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|Title:||An Oblique Blackness: Reading Racial Formation in the Aesthetics of George Elliott Clarke, Dionne Brand, and Wayde Compton|
|Authors:||Haynes, Jeremy D.|
|Department:||English and Cultural Studies|
|Keywords:||Canada;blackness;race;gender;class;African-Canadian;poetry;poetics;critical race theory;postcolonial theory;multiculturalism;nationalism;belonging;aesthetics;blues;jazz;hip hop;baptist;Africa;slave trade;abolition;community;racial formation;African American Studies;Ethnic Studies;Ethnomusicology;Literature in English, North America, ethnic and minority;Modern Literature;Other English Language and Literature;Race, Ethnicity and post-Colonial Studies;Reading and Language;African American Studies|
|Abstract:||<p>This thesis examines how the poetics of George Elliott Clarke, Dionne Brand and Wayde Compton articulate unique aesthetic voices that are representative of a range of ethnic communities that collectively make-up blackness in Canada. Despite the different backgrounds, geographies, and ethnicities of these authors, blackness in Canada is regularly viewed as a homogeneous community that is most closely tied to the cultural histories of the American South and the Atlantic slave trade. Black Canadians have historically been excluded from the official narratives of the nation, disassociating blackness from Canadian-ness. Epithets such as “African-Canadian” are indicative of the way race distances citizenship and belonging. Each of these authors expresses an aesthetic through their poetics that is representative of the unique combination of social, political, cultural, and ethnic interactions that can be collectively described as racial formation. While each of these authors orients her or his own ethnic community in relation to the nation in different ways, their focus on collapsing the distance between citizenship and belonging can be read as a base for forming community from which collective resistance to the racial violence of exclusion can be grounded.</p>|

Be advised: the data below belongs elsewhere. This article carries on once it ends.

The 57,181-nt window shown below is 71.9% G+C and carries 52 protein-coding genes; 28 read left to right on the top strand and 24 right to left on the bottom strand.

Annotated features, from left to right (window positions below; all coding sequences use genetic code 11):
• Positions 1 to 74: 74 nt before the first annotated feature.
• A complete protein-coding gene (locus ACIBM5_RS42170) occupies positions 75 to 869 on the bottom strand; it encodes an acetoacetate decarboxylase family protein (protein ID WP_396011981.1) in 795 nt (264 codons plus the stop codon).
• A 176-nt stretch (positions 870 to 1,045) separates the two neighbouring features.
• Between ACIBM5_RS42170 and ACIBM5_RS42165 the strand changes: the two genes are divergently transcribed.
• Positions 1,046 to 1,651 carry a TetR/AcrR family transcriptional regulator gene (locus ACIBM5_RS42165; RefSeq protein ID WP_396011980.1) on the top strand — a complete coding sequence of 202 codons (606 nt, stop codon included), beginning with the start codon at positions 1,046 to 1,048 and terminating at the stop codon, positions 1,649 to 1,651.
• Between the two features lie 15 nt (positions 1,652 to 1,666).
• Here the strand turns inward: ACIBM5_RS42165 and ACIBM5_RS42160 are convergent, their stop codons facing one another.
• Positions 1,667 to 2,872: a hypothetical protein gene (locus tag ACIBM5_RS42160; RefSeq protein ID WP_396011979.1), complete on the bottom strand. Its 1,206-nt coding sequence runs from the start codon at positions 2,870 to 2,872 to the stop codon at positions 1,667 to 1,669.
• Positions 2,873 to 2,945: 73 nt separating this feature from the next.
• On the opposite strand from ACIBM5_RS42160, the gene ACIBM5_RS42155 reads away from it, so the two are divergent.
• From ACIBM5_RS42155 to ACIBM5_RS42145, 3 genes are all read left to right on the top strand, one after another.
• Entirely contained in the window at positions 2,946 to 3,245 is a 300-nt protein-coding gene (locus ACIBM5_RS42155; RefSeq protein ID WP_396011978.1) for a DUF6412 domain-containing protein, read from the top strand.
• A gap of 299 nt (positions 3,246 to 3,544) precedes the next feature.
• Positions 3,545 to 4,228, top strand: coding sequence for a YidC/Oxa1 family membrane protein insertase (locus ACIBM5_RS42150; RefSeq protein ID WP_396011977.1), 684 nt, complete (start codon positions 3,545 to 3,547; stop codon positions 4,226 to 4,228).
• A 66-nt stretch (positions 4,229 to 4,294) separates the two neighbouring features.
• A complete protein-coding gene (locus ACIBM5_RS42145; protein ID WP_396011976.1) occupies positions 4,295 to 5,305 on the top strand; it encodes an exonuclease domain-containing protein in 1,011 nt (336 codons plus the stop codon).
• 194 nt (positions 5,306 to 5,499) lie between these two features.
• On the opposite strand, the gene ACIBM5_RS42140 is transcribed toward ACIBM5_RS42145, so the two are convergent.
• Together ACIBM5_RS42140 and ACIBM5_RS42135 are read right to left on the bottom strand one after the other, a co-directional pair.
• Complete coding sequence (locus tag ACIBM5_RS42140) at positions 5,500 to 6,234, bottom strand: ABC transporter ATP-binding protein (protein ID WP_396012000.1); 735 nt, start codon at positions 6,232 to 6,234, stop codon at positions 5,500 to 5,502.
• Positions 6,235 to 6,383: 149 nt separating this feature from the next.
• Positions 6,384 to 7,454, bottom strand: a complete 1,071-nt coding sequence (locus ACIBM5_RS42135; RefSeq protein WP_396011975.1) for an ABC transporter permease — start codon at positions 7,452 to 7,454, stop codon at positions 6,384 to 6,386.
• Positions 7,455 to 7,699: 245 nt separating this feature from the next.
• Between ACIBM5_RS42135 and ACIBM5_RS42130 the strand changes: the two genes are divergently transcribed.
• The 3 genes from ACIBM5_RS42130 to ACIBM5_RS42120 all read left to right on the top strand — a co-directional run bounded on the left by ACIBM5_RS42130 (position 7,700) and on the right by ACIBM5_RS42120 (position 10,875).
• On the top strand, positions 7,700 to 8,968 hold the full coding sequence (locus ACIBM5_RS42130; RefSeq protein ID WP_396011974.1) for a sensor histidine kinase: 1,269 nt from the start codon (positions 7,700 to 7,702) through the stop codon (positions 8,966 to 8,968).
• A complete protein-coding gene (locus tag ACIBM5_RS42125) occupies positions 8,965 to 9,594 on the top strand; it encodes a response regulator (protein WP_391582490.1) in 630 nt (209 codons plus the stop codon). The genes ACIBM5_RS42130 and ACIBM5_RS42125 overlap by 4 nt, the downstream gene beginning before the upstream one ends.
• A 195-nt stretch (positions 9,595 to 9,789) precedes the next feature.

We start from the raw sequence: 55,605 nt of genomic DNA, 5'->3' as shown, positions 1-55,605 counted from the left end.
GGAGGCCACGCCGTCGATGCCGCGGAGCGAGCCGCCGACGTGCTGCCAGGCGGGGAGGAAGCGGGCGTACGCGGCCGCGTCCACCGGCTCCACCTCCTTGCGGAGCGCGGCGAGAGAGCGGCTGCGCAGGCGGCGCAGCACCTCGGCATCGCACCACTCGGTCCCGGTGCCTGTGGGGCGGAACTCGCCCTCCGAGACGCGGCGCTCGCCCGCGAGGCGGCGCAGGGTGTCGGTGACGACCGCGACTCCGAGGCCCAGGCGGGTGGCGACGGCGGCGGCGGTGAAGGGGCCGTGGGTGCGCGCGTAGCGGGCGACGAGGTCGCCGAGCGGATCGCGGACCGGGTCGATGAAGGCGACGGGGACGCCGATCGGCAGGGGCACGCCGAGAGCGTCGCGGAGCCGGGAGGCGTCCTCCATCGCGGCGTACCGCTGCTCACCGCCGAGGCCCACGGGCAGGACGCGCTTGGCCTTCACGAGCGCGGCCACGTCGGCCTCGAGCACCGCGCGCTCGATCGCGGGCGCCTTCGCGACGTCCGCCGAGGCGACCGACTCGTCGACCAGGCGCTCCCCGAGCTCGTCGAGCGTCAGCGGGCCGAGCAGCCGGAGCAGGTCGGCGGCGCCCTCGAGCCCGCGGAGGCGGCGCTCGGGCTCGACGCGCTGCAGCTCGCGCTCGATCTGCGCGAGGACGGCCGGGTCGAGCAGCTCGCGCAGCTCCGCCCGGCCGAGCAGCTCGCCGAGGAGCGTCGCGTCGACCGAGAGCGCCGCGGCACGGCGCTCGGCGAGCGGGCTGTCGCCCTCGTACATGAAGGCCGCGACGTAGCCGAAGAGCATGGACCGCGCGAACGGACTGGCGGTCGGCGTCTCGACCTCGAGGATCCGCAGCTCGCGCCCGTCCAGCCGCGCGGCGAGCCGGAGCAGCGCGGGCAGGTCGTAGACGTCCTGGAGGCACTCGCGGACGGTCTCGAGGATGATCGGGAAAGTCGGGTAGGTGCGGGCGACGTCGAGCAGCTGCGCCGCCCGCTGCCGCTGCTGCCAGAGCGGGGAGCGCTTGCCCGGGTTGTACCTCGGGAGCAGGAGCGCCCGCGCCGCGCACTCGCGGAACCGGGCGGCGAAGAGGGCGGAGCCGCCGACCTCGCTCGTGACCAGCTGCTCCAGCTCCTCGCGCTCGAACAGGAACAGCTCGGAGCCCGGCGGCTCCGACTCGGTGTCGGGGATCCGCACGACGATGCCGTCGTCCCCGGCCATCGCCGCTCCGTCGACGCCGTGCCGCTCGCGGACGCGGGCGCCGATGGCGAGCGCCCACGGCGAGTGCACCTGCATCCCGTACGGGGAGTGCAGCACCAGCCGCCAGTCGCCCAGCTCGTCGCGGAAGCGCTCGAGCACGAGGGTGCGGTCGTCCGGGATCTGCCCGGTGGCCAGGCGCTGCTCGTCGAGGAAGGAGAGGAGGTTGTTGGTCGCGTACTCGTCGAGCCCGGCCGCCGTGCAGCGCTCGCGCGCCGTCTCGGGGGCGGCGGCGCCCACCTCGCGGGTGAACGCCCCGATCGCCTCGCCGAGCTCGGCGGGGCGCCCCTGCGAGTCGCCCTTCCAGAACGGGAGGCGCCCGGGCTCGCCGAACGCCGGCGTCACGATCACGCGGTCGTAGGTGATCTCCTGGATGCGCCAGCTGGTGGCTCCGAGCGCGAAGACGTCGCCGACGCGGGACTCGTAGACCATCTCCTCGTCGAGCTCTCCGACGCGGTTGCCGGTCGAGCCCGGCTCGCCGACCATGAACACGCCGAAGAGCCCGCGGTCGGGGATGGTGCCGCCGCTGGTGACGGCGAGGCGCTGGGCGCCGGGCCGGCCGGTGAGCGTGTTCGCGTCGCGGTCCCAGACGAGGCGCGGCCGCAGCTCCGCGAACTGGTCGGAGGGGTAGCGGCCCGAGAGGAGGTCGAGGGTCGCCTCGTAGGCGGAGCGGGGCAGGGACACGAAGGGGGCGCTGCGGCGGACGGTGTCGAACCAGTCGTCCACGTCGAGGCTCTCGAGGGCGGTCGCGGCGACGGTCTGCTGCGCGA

|Appears in Collections:||Open Access Dissertations and Theses|
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